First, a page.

Saturday, September 1, 2012

What characters really want

Two writers posted recently on making sure to address our characters' deeper needs, not just the external conflict in a story:

Laurel at Laurel's Leaves: "The story-worthy problem adds emotional stakes to your work, so that what happens to your characters and the decisions they make actually changes them deeply."

Laurie Halse Anderson at Madwoman in the Forest: "It’s pretty hard, if not impossible, to complete a novel without knowing what your character wants out of her life."

I encourage you to click over and read the posts. This concept is something I definitely pay attention to. I usually don't know my character's deeper needs or emotional quest early in the drafting process; something is driving him or her, but it takes me a while to recognize it. Once I know that deeper need, it becomes much easier to know where the story should peak, where it should end, which scenes truly belong, and how the subplots can link in to the main plot.

Also, for your amusement, check out Melinda Cordell's "Why I Haven't Written Anything" at The Storyteller's Inkpot. A sample:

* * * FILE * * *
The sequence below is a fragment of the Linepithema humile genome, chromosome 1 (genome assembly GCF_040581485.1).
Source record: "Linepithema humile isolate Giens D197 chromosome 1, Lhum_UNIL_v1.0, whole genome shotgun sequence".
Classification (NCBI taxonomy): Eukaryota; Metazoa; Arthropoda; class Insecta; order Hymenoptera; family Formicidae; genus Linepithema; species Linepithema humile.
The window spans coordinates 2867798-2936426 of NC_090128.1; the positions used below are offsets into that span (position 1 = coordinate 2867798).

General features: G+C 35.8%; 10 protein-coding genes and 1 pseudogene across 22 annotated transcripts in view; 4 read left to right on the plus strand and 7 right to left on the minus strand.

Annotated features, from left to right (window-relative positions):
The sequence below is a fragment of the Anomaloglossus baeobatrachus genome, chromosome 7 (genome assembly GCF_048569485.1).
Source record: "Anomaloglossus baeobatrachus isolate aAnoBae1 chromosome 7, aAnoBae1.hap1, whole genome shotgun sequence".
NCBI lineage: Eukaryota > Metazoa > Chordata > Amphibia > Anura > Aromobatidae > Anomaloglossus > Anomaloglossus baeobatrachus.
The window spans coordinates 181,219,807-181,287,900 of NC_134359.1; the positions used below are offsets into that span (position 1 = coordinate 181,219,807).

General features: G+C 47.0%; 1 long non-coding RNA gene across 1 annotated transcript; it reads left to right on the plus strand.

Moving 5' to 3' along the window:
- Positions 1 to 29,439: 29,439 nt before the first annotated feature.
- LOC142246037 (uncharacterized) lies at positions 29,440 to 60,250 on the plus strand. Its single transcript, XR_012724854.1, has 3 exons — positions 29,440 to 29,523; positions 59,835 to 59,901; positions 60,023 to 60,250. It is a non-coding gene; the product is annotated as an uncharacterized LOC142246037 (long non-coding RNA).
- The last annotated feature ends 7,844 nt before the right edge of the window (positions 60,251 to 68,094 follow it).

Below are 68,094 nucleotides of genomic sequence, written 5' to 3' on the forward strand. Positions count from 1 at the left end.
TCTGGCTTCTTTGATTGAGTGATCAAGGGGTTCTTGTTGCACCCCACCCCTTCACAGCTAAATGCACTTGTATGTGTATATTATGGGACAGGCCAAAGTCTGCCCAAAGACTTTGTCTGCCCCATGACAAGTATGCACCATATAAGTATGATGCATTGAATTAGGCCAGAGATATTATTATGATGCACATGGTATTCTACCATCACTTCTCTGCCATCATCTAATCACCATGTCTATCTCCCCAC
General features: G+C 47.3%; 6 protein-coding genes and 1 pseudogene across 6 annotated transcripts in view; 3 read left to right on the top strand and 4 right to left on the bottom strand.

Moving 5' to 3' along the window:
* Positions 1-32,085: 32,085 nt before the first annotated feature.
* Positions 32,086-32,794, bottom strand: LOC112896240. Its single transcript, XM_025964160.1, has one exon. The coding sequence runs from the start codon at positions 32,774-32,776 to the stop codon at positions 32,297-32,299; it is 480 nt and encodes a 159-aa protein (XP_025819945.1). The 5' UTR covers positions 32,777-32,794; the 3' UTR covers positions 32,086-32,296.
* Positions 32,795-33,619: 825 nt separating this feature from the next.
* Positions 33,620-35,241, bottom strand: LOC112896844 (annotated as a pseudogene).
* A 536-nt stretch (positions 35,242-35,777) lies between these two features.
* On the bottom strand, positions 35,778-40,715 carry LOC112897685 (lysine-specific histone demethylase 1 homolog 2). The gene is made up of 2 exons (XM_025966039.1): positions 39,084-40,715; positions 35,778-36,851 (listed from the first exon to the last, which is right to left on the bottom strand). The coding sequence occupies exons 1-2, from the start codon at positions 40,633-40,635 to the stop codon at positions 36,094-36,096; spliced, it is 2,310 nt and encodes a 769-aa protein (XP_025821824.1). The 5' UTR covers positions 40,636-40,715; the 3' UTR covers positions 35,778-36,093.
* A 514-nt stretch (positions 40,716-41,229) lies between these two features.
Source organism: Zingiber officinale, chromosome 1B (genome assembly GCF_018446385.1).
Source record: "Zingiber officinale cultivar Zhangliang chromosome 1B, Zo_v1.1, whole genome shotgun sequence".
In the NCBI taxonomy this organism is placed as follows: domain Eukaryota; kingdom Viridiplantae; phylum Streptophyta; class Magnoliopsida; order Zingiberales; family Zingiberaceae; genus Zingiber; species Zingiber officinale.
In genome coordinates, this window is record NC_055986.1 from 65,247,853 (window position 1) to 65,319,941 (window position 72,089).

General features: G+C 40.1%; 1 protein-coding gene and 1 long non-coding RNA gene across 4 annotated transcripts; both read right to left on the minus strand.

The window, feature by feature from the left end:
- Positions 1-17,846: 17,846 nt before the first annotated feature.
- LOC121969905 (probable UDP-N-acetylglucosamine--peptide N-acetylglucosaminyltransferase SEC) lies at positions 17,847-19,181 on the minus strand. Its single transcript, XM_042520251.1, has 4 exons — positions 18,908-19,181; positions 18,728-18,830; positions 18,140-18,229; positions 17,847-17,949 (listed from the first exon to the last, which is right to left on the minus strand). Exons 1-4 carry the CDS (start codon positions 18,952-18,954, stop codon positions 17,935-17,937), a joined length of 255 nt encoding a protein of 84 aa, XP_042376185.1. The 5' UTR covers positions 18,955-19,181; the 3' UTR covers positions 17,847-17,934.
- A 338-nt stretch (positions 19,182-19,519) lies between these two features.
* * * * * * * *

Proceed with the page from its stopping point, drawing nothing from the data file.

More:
"Distraction: Then write a bunch of random Tweets about your chickens!
Me: No, I need to stay off the internet and use my time constructively.
Distraction: Ha ha! Now that's funny!"

I definitely encourage reading the whole thing, because it gets into the critical voices in our heads, and the ways they can sabotage us, but it's funny, too.

10 comments:

  1. Core needs. I read a book about them once. Made me think of my own deeper needs. The need to create. The need for change. Everyone has them, including our character, but yeah, sometimes it takes getting to know the character well before those needs are revealed.

    ReplyDelete
    Replies
    1. You wouldn't believe how many drafts I can go through before I can identify them. Or maybe you would.

      Delete
  2. As I read those two posts about character development, I thought of lyrics to the Coldplay song..."When you get what you want but not what you need..." When I write, I try to think of why characters want the things they want, and that usually leads me to the core of what their deeper needs are.

    ReplyDelete
    Replies
    1. It can be tough. I suppose I always know on some level what they need (otherwise I wouldn't be able to write the story at all), but I have a hard time articulating it. Once I can articulate it, it helps me make certain decisions about theme and plot.

      Delete
  3. Thanks for the links! Those are really good posts.

    ReplyDelete
  4. Thanks for the linkage! Hope you had a nice Labor day!

    ReplyDelete